NY Assembly Speaker Proposes Statewide Bill to Help Immigrants Go to College


Sheldon Silver strives to start a NY DREAM Act to provide financial assistance to undocumented immigrant students.

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New York Assembly Speaker Sheldon Silver and Long Island college students have stepped out this week to voice their support for New York to adapt their own bill to help young undocumented immigrants attend college.

The DREAM (Development, Relief, and Education for Alien Minors) Act has been introduced in the Assembly and the Senate, and would offer financial relief to undocumented students in New York.  These students would be entitled to state educational programs such as tuition assistance programs (TAP), higher education opportunity programs, collegiate science and technology programs, grants, and low-interest loans based on financial need.  Undocumented students would also be able to enroll in New York State college tuition savings programs so that they can save up help afford higher education.

The bill was originally proposed to Congress on August 17, but has not yet made progress. To encourage action, Silver has proposed that the state help lead the country in education for undocumented minors by starting an NY DREAM Act.

"Young people, who for all practical purposes have been raised in the United States as Americans and know no other country, should not be marginalized because of their unwitting immigration status," said Assemblyman Phil Ramos (D-Brentwood), who co-sponsored the bill with Silver.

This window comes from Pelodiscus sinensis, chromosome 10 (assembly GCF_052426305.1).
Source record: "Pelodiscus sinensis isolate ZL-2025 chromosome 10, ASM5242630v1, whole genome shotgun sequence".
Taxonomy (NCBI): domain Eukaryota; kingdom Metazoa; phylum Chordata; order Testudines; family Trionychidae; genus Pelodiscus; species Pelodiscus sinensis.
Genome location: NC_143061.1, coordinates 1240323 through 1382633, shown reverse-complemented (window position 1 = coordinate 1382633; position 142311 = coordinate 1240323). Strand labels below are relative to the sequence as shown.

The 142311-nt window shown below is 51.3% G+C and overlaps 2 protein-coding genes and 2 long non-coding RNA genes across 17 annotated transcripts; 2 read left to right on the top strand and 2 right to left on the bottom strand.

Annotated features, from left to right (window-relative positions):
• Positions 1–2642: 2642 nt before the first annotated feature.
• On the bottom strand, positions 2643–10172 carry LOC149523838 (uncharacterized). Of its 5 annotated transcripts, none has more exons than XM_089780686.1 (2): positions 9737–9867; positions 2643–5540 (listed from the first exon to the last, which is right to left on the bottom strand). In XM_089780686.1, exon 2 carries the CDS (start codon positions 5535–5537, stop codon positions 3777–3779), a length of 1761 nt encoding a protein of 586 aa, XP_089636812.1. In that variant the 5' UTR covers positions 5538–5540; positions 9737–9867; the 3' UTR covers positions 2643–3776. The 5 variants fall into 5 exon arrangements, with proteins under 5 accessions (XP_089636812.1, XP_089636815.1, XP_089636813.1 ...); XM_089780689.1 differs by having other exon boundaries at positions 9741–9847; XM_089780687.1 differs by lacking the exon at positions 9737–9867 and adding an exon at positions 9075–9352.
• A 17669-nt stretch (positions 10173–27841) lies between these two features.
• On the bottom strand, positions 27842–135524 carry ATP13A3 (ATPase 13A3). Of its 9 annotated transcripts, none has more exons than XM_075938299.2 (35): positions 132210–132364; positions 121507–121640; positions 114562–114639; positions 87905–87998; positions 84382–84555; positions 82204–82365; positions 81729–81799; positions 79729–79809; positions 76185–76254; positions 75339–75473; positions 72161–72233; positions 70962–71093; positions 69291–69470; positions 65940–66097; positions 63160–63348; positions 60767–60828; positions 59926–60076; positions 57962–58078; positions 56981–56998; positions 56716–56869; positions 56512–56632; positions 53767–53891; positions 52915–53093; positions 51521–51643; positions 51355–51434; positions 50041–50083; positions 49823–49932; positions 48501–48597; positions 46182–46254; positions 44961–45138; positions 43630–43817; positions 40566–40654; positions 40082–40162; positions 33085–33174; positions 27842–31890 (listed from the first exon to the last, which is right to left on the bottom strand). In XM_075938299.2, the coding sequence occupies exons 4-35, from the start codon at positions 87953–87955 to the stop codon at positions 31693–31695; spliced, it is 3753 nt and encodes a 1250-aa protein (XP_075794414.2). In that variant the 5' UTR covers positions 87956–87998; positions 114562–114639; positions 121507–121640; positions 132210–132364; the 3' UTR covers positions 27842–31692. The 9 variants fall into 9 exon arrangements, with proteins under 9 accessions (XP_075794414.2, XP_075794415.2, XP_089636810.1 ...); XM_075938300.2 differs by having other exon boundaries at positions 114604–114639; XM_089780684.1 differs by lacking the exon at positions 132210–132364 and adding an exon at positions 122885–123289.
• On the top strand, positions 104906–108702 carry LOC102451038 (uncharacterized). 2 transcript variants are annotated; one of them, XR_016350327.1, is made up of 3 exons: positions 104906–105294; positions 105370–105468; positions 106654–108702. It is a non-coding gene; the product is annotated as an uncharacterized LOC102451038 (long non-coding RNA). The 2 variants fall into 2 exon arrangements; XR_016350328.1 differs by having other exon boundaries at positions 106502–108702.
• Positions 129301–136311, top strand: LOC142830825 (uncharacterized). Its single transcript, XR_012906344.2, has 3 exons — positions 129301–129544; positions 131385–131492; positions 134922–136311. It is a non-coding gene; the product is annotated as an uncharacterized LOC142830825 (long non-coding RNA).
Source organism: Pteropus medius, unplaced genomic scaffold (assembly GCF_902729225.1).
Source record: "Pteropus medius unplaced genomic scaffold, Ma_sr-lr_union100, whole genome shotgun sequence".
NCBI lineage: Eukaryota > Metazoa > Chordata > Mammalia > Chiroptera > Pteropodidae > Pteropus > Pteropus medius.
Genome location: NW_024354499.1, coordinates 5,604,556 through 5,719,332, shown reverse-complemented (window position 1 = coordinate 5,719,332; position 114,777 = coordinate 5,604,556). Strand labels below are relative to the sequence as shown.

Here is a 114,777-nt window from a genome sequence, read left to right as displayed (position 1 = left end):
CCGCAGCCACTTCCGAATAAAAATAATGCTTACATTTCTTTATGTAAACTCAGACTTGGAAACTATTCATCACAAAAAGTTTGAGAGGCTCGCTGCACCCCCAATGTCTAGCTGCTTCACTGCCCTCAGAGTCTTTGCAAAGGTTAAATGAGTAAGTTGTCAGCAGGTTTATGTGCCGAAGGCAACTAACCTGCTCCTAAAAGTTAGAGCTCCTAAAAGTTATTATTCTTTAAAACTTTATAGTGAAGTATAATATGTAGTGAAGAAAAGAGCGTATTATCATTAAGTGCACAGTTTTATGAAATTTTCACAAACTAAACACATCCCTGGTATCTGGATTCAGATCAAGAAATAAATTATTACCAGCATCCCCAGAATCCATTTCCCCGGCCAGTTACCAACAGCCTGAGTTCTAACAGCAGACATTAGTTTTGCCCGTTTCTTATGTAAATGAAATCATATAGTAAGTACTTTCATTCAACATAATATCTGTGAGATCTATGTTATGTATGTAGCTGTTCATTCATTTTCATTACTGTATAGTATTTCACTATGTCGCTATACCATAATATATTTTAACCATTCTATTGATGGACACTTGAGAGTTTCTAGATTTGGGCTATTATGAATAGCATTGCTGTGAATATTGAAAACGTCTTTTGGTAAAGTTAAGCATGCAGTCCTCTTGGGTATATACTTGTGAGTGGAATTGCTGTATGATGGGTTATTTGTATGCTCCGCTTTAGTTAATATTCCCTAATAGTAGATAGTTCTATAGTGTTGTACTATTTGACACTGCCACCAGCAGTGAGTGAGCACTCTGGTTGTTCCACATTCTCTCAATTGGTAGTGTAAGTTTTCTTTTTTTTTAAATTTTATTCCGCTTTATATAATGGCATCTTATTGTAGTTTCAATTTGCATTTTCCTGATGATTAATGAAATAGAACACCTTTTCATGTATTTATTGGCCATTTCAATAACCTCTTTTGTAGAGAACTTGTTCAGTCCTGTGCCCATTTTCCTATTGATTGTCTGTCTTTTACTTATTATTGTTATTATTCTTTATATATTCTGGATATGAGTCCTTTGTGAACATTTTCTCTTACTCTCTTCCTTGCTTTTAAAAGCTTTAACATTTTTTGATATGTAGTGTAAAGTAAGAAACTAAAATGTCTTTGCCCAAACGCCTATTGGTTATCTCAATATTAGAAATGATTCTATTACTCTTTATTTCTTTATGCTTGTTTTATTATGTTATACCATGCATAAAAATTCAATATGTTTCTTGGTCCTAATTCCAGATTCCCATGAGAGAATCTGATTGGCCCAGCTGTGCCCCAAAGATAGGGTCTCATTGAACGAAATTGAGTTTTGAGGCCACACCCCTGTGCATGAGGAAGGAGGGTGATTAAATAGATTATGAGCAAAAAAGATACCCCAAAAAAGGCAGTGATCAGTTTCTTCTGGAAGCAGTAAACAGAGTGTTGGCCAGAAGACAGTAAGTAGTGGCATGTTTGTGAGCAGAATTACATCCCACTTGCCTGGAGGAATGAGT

Undocumented immigrant students and those who support them turned out at a rally at Nassau Community College in Garden City on Thursday with signs reading “Education is a human right” and “Governor Cuomo: Stand on the side of students.”

New York State currently offers in-state tuition to immigrant youth at city and state universities, but students are not eligible for financial aid programs.

Silver hopes that be urging New York lawmakers to form their own DREAM Act, Congress will be encouraged to pass the nationwide bill.

“This is about children who, through no fault of their own, are in this country,” Silver commented to CBS.  “They know no other country. They’ve come here, many of them, when they’re 2 and 3-years-old. They have been given a new status by President Obama just recently. They will likely be here for the rest of their lives. We are investing in making them productive citizens of New York.”

To qualify for the programs, students would have had to attend a New York high school for at least two years and graduated or obtained a GED, have entered the United States before age 18 and be under the age of 35, enroll in a New York college or university, and meet Higher Education Services Corporation’s requirements for TAP.